The spirit of IDEA was to support placement in a regular classroom as an outcome of successful special education. In recent data, California is the fourth worst state at including children with Intellectual Disabilities (ID). Less than 8% of children with ID in Californian public schools spend 80% of their day in a regular classroom. Most students with ID, 63.05%, are in a regular classroom less than 40% of their day (which can be as little as zero). A further 8% are educated in a separate school provided by their school district.
In Vermont, 55.21% of children with ID spend 80% of their day in a regular classroom. To match Vermont, California would need a 650% increase, affecting 23,077 California children with ID.
The Every Student Succeeds Act (ESSA) (2015) allows schools to use an alternate assessment for students with the most significant cognitive disabilities, only if the alternate achievement standards are aligned with the state content standards, students are able to access and make progress in general education, and they have an opportunity to earn a regular high school diploma; all of which many students placed on the California Alternate Assessment lack.
Recent state initiatives offering technical assistance to schools and studies, such as the Work Group on an Alternate Pathway to a Diploma, indicate California’s support for inclusive education but move the needle very slowly.
Parents/Caregivers/Guardians can use their rights under IDEA to access inclusive placements on an ad hoc basis. Without a system of support, inclusion one child at a time is often stressful for students, parents, and school professionals. As families often need to hire legal assistance, the system is unfair to low-income students. We should not need an attorney to access Kindergarten! We need systemic change to make inclusion for children with cognitive disabilities the norm in our schools.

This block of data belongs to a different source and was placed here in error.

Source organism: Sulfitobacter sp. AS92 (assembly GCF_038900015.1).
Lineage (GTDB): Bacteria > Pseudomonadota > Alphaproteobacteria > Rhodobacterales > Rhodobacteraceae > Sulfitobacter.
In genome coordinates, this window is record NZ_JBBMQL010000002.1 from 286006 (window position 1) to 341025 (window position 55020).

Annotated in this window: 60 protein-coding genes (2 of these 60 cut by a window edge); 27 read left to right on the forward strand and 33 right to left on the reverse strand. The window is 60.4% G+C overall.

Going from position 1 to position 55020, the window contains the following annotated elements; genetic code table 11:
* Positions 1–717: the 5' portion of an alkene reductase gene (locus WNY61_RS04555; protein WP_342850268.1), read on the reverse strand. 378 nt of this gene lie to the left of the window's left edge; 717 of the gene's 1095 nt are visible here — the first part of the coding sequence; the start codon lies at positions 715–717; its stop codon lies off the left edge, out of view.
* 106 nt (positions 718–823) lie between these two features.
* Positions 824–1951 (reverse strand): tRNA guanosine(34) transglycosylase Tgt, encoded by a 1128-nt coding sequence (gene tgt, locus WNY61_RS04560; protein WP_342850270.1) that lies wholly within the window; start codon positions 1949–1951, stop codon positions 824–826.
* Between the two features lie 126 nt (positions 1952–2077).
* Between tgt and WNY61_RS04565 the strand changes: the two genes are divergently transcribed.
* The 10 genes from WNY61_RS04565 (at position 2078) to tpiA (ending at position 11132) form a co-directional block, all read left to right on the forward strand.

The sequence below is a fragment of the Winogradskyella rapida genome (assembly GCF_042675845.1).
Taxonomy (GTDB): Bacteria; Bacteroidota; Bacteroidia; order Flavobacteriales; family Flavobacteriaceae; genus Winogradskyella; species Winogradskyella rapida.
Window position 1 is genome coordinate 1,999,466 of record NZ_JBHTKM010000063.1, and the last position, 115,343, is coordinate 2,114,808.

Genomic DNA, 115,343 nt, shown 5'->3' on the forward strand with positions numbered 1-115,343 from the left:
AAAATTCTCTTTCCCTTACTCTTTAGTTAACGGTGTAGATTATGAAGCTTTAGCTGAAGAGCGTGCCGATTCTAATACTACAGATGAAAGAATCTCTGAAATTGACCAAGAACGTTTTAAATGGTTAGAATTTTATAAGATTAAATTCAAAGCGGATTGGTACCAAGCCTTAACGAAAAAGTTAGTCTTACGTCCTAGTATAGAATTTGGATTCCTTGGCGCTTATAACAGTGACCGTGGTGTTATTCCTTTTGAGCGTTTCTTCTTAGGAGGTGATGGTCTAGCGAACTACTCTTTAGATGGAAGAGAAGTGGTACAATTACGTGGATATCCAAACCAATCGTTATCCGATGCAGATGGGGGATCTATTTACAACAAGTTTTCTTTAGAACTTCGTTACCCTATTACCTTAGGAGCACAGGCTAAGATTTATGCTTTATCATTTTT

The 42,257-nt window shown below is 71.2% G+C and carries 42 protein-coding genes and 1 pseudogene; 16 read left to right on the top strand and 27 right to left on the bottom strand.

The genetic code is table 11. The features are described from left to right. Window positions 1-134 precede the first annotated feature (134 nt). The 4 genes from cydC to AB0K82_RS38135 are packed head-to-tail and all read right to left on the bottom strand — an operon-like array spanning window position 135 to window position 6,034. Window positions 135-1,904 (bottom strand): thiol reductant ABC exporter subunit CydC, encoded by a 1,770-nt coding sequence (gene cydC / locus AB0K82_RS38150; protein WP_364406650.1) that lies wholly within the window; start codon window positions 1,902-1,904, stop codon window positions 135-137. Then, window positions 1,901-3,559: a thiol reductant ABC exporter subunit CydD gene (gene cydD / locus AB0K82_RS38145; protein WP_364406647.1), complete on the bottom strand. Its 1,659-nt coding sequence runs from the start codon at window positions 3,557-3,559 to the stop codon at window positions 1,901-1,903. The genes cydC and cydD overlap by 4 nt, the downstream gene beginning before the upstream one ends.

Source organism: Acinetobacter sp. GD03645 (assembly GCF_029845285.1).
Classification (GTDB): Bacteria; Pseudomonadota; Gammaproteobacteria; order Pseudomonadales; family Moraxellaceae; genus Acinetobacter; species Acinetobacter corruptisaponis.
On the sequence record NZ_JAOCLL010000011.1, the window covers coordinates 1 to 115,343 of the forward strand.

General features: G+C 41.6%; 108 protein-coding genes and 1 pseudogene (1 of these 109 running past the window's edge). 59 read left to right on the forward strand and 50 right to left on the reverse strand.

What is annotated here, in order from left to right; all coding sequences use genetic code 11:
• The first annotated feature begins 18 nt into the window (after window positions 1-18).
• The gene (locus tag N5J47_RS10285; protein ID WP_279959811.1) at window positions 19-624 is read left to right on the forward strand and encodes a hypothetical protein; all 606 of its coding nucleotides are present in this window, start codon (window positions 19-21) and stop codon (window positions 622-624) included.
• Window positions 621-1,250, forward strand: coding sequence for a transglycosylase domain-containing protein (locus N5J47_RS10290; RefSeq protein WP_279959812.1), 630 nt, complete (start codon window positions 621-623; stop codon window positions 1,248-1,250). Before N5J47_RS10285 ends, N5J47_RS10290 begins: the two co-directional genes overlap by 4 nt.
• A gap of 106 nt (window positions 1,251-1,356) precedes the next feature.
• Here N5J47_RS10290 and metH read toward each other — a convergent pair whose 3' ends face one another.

- U.S. Department of Education, EDFacts Data Warehouse (EDW): 2020-21, Resource #31.
- Over 2020-21, the annual increase in Californian children in the ID category being included for 80% of the day represents a 9.38% increase, from 7.25% to 7.93%. The increase is equal to 229 children.
- Table 1. Comparison of U.S. Department of Education, LRE data for students with intellectual disability as their eligibility category under IDEA Part B age 6-22 in California, US, and Vermont using 2019-2020 data.
- Cram Elementary School PTA, Los Alisos PTSA
- Hutchinson Middle School PTSA
- TIES Center
- Common Ground Society
- Adam Middle School PTSA Exec Board
- Seaside Elementary PTA Executive Board
- La Ballona PTA, Nick G. Parras Middle School PTSA
- El Segundo Council of PTAs & PTSAs , Cal-TASH
- Paramount Council of PTAs Executive Board
- Mountainview Elementary PTA, Riley Elementary School PTA
- Santa Monica Malibu Council of PTAs
- JH Hull Middle School PTSA
- California Leadership Education in Neurodevelopmental and Related Disabilities (CA- LEND)
- Long Beach Council PTA Executive Board
- North High PTA, Towers Elementary PTA
- Culver City Council of PTAs
- Fern Ave-Greenwood PTA Executive Board